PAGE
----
This Great Cake Contest entry was submitted by michellesauer from Gahanna, Ohio: A cake fit for a princess...made from cake and free standing fondant towers and walls.
The castle pieces: Weeks before, I started rolling out and cutting the fondant to form the pieces, so be sure to give yourself plenty of dry time...you'll need it! For the towers, I rolled out white fondant to a little thicker than 1/8" and cut pieces wide enough to wrap around a 1" piece of PVC pipe with about 1/8" of overlap. I made two of each length (6", 8", 9") in case of breakage. (I went to Lowe's and bought 1 piece of 1" PVC pipe that was 10' long. I had them cut it down for me into 12" pieces so it was easier to work with. They do it for free!)
I wrapped the cut fondant around a 10X (confectioner's) sugar dusted PVC pipe and secured by using a little bit of vodka on the overlap portion. I cut out little windows randomly around the towers and let them dry for days. (I slipped the PVC over golf club shafts and suspended between two chairs. After a couple of hours of dry time, give them a little spin on the PVC pipe to make sure they are not sticking. Add more 10x (or cornstarch) if you think you need it.
After the tubes were completely dry, I used pink fondant to form the peak/tops. I purchased a really cheap set of funnels and used the one that seemed to look the best with the size towers I made. Coat the funnel with 10X (or cornstarch) and push in pink fondant to take on the shape of the funnel. When I popped them out, I tried to get them a little more "pointed" with my hands. I placed them on top of the towers (again with a little vodka) in an upright position to dry. Add a 10X dusted straight pin in the top for the flags to go in later.
Cut out pieces of fondant to form your flags- a little thicker is better. Very carefully slide a pearl head straight pin through the fondant flag and dry (I used longer quilting pins since the flags would be a bit heavy). When you assemble the finished cake, you will take out the original pins and replace them with the flagged pins. (I downsized this cake for an order to a 10" round with a 5x5 square)- kept all the walls towers, etc. the same.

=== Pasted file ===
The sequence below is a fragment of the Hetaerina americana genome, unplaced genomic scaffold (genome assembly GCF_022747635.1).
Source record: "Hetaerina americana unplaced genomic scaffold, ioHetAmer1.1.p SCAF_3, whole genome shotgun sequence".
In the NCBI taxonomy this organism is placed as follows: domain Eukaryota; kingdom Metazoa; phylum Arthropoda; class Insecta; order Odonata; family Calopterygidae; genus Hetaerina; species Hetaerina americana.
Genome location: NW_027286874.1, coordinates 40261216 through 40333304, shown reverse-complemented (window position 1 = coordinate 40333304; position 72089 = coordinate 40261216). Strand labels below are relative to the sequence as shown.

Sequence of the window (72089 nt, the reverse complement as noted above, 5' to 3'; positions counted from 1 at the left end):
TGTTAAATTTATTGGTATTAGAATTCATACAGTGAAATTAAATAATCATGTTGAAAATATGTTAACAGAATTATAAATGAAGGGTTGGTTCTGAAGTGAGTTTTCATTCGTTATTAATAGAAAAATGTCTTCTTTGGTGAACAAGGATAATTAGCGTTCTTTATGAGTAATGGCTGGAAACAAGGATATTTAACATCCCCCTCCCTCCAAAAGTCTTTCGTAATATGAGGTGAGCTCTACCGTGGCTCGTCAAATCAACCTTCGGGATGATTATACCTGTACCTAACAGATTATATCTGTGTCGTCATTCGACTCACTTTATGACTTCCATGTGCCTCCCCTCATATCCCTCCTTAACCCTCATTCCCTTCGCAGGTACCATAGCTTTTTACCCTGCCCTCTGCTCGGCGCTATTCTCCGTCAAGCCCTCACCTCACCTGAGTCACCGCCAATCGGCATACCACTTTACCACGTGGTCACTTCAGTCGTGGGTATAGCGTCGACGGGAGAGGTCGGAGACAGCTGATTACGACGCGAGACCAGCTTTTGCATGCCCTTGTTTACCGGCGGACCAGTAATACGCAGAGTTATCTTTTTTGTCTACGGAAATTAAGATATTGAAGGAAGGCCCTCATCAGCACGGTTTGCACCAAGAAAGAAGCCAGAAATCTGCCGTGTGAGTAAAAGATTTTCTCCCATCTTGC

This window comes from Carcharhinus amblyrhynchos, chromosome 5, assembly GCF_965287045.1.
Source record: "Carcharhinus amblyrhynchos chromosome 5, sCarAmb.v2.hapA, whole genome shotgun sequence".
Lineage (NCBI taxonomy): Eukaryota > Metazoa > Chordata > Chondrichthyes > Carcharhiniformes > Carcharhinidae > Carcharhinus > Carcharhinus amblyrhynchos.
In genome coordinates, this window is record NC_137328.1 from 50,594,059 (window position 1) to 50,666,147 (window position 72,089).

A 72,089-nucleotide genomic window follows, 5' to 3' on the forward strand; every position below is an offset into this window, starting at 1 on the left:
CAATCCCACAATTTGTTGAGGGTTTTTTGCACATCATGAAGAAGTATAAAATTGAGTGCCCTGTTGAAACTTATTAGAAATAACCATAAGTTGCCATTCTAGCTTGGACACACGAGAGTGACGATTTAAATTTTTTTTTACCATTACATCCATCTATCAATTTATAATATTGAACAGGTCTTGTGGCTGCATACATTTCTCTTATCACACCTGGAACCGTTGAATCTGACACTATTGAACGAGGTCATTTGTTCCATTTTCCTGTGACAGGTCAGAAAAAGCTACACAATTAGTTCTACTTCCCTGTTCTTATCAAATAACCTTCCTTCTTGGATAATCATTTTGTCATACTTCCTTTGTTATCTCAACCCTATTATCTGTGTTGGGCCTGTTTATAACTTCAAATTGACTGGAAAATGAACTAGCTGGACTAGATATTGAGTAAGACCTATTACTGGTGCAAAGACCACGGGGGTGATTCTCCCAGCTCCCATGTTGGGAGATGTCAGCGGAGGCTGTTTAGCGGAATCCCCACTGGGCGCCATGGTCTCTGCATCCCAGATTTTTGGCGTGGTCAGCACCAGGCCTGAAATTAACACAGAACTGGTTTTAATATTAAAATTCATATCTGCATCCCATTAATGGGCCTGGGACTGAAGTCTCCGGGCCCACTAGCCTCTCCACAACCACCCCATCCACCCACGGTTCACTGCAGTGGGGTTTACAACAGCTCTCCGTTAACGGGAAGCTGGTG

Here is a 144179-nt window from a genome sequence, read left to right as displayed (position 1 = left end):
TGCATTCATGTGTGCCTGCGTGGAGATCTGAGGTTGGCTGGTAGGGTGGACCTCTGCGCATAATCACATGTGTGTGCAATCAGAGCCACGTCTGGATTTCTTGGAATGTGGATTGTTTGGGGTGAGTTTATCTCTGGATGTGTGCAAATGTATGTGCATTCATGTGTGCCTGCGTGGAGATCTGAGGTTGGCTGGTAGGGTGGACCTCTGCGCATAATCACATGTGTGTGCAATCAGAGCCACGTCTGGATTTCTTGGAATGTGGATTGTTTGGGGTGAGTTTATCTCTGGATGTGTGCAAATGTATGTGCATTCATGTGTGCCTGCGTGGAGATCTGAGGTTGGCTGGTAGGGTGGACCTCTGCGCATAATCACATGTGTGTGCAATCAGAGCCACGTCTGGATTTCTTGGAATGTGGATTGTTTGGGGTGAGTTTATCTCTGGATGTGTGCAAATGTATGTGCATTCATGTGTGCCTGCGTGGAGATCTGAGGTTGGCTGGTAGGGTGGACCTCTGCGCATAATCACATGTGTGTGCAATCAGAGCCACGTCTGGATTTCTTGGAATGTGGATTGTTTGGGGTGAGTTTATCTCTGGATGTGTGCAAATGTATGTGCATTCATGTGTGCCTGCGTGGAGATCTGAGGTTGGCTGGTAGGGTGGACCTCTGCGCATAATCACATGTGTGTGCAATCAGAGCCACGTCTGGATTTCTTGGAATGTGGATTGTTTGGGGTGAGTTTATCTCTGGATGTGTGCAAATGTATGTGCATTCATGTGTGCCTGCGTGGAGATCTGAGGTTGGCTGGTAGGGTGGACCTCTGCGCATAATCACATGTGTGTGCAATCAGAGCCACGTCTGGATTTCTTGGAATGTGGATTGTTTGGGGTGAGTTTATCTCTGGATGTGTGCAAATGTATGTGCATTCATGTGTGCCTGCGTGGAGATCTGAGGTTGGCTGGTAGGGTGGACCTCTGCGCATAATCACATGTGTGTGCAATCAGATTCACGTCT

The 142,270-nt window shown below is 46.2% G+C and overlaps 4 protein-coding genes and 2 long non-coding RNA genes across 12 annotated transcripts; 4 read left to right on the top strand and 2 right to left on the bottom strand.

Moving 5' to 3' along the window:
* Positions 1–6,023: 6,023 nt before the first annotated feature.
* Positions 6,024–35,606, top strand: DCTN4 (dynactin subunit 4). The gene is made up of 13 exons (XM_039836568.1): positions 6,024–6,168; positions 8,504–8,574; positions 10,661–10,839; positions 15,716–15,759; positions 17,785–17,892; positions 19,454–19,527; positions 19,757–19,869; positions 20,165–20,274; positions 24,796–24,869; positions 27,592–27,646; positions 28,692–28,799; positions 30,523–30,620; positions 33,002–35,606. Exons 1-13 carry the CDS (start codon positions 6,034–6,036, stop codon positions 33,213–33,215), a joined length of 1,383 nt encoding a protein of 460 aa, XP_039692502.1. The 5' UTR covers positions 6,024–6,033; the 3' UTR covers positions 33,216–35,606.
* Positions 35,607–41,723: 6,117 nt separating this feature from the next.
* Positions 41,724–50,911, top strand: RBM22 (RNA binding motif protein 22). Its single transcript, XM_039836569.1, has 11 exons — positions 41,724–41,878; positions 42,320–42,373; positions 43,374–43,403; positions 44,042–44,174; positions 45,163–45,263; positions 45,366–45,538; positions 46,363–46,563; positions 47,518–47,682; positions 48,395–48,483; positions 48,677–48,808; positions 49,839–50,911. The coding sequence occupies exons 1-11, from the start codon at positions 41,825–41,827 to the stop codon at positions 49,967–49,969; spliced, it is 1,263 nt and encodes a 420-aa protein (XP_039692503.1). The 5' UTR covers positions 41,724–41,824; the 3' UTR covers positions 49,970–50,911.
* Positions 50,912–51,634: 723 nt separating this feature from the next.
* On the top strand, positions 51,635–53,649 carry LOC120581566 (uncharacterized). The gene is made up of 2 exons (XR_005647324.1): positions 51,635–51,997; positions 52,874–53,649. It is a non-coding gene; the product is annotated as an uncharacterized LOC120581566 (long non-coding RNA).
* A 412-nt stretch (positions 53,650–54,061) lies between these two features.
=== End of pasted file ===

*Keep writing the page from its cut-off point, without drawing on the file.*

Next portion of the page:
The walls of the castle were also made of fondant rolled out to about 1/8". I made them as long as the sides of the square cake I used on the top layer and decided on a height that would be just a bit taller than the actual cake (Mine were 8" tall with 2"of that being the stake at the bottom, and 5-1/4" wide). Use a small Letter "H" cookie cutter to do the top of the wall. When doing the bottom of the wall, I hand cut two "pickets" or stakes so that when it dried, all I had to do was push it down into the cake. Make four semi rounded pieces (I think they are called rooks- mine were 9" tall by 3" wide) of fondant that will cover at the corners of the cake. This should be a little bit taller than the castle walls. I allowed them to dry on the back side of large flower formers.
The banner: Again, fondant that I cut to the size I wanted and dried with spoons pushing up from underneath to give it that waving affect. You could also do this same thing with crumbled paper towels. The writing is done with a food marker that is edible (I found it at my local cake store or you can get them on Wilton.com) The cake: The base cake is a single layer cake done in a round 14" x 3" pan. I did not torte/fill/layer it, but I am sure you could. On top of the 14" round, place a 6 x 6 square (cut down from an 8 x 8). Be sure to use dowel rods to support the weight when you stack it.
Decorating: After all the fondant was dry, I added the royal icing vines, flowers and beads around the windows (this was several days before so it had plenty of time to dry) The night before: I iced the two cakes and stacked them and added decorating the sides & bottom of the base cake. The day of the party, I transported all of the individual pieces to the party and used butter cream to bas